Oh, you mean the Danish film Antichrist and the French film Irreversible? The films where it wasn't even a question about them being given a full release in their home countries? Countries that coincidentally have nowhere near the level of social problems that we do? And frankly, if your theory was correct, I'd be more concerned about the likes of Terminator 4 being given a 12A certificate (ironically, they could've put sex in it or said the C word, and it would've been instantly bumped up to an 18) than a couple of art-house films. But the facts speak for themselves. If there was a massive upturn in bad behaviour in the 70s and 80s, it corrosponded with a period of fairly intense censorship. All of the countries we might want to emulate have pretty liberal rules on censorship. Even Japan with their slightly bizarre pornography rules have some of the most extreme and violent stuff out there, and yet seem to have a pretty civil society compared to us. It just doesn't add up. The statistics don't back it up.
  • Former MemberFormer Member Posts: 1,876,324 The Mix Honorary Guru
    All of the countries we might want to emulate have pretty liberal rules on censorship. Even Japan with their slightly bizarre pornography rules have some of the most extreme and violent stuff out there, and yet seem to have a pretty civil society compared to us. It just doesn't add up. The statistics don't back it up.

    Bang on - there's a great book on the direct media=behaviour correlation theory by a guy called David Gauntlett - http://www.theory.org.uk/david/book7.htm
  • Former MemberFormer Member Posts: 1,876,324 The Mix Honorary Guru
    What about the so-called "video nasty"? Yes, we still have video, but instead of being on VHS tapes, they're on DVD or Blu-ray. Still video though. Or programmes shown after the watershed, viewed by minors (because they're at a mates house / parents turned a blind eye to it etc).
  • Former MemberFormer Member Posts: 1,876,324 The Mix Honorary Guru
    Oh, you mean the Danish film Antichrist and the French film Irreversible? The films where it wasn't even a question about them being given a full release in their home countries? Countries that coincidentally have nowhere near the level of social problems that we do?

    France has massive social problems, as evidenced by the fact that Paris becomes a giant barbecue every August, as does Marseille.

    Regardless of whether you have the social skills to understand that films are not real, the point still remains that violent films and computer games normalise violence. It's the same with pornography, which normalises seeing women as sex objects.
  • Former MemberFormer Member Posts: 1,876,324 The Mix Honorary Guru
    Kermit wrote: »
    France has massive social problems, as evidenced by the fact that Paris becomes a giant barbecue every August, as does Marseille.
    Plenty of countries have social problems. But not on the scale of the UK. France has high levels of unemployment, which is the major contributor to any unrest you usually see on the news. And you've certainly demonstrated no corrolation between the status of violence in the media and violent behaviour in society as a whole. The single biggest cause of crime is an inequal society, not breakdown of family or violent films, or any of this other horse shit people like to bring up as if it's some sort of easy solution that acts as a convenient excuse to ban anything they don't like the look of.
    Kermit wrote: »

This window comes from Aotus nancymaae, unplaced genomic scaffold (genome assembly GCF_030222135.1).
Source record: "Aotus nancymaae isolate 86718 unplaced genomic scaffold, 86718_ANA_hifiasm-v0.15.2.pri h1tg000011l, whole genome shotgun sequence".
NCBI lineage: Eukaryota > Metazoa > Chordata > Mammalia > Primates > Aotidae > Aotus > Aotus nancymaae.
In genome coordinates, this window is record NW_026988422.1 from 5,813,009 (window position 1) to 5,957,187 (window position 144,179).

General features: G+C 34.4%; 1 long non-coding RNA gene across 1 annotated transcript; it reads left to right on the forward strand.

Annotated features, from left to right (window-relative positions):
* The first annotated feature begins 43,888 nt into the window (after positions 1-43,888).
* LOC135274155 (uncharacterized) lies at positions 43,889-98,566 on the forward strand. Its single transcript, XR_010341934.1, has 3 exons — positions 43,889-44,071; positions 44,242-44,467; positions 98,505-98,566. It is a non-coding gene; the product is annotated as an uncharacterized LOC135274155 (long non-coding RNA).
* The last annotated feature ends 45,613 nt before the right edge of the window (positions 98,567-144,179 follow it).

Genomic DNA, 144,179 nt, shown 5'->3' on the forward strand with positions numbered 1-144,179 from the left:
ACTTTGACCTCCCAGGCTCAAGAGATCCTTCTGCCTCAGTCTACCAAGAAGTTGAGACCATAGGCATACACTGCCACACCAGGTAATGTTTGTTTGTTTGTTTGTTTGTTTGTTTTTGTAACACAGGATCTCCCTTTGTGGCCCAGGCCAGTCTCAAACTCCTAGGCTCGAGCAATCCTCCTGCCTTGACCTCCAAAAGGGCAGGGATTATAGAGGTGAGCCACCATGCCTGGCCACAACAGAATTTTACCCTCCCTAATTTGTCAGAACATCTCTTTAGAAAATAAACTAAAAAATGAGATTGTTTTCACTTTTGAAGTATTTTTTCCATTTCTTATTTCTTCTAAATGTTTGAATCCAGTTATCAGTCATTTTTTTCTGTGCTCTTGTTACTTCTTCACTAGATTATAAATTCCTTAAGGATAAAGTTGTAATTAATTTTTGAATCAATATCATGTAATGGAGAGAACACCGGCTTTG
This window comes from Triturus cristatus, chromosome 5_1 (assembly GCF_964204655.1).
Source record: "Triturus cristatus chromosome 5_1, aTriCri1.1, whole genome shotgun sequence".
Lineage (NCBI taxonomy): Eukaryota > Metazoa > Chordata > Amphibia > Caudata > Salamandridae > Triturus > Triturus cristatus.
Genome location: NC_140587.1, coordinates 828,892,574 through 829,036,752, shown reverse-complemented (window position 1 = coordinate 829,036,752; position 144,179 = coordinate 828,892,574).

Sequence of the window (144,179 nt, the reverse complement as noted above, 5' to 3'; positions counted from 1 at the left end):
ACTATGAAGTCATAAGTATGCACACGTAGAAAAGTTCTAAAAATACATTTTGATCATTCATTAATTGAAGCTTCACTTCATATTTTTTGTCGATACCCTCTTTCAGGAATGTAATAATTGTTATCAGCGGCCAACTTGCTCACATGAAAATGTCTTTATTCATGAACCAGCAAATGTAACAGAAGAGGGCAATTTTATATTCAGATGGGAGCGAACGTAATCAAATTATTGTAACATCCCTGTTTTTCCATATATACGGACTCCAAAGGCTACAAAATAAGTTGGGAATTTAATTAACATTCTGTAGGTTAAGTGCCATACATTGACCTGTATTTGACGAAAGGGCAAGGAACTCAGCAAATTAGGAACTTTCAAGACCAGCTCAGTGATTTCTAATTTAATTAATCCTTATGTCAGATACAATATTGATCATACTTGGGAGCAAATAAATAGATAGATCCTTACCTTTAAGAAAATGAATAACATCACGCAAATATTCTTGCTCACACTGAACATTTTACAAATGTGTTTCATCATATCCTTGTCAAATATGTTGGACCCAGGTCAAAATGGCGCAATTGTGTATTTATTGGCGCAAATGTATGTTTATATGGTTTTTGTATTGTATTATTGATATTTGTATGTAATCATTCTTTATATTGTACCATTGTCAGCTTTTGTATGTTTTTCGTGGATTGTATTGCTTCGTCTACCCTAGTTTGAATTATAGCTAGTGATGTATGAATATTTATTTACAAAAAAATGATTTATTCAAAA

Regardless of whether you have the social skills to understand that films are not real, the point still remains that violent films and computer games normalise violence. It's the same with pornography, which normalises seeing women as sex objects.
    See above. What does "normalise violence" mean? I couldn't care less if it normalises violence. I'm concerned as to whether it actually results in increasing violent incidents, and there is very little evidence that it does.
  • Former MemberFormer Member Posts: 1,876,324 The Mix Honorary Guru
    Fifteenth century visitors to these islands were always astounded by the locals propesnity to get themselves pissed and into fights. The same was true of visitors in the sixteenth, seventeenth, eighteenth and nineteenth centuries (and probably true of the twentieth as well). You might as well face it the British are a violent people, from a violent culture. The fights on a Saturday night aren't caused by films, nor by social inequality, but by Brits liking to get pissed up and then be unwilling to back down from anyone.
  • Former MemberFormer Member Posts: 1,876,324 The Mix Honorary Guru
    Violent crime has always been a problem in the UK, just look at the football rioting in the 70's and 80's. The most violent video game back then was Pong ffs.

    You can't blame a society's ills on the media. I remember the massive uproar when that youth was murdered in the North. The media got into a frenzy because the murderer had been addicted to GTA, when actually it had been the victim.
  • Former MemberFormer Member Posts: 1,876,324 The Mix Honorary Guru
    Fifteenth century visitors to these islands were always astounded by the locals propesnity to get themselves pissed and into fights. The same was true of visitors in the sixteenth, seventeenth, eighteenth and nineteenth centuries (and probably true of the twentieth as well). You might as well face it the British are a violent people, from a violent culture. The fights on a Saturday night aren't caused by films, nor by social inequality, but by Brits liking to get pissed up and then be unwilling to back down from anyone.

    Apart from the fact that social conditions do increase the ability for these type of behaviours to manifest, I agree. The 18th century gin epidemic is also a good example.
Sign In or Register to comment.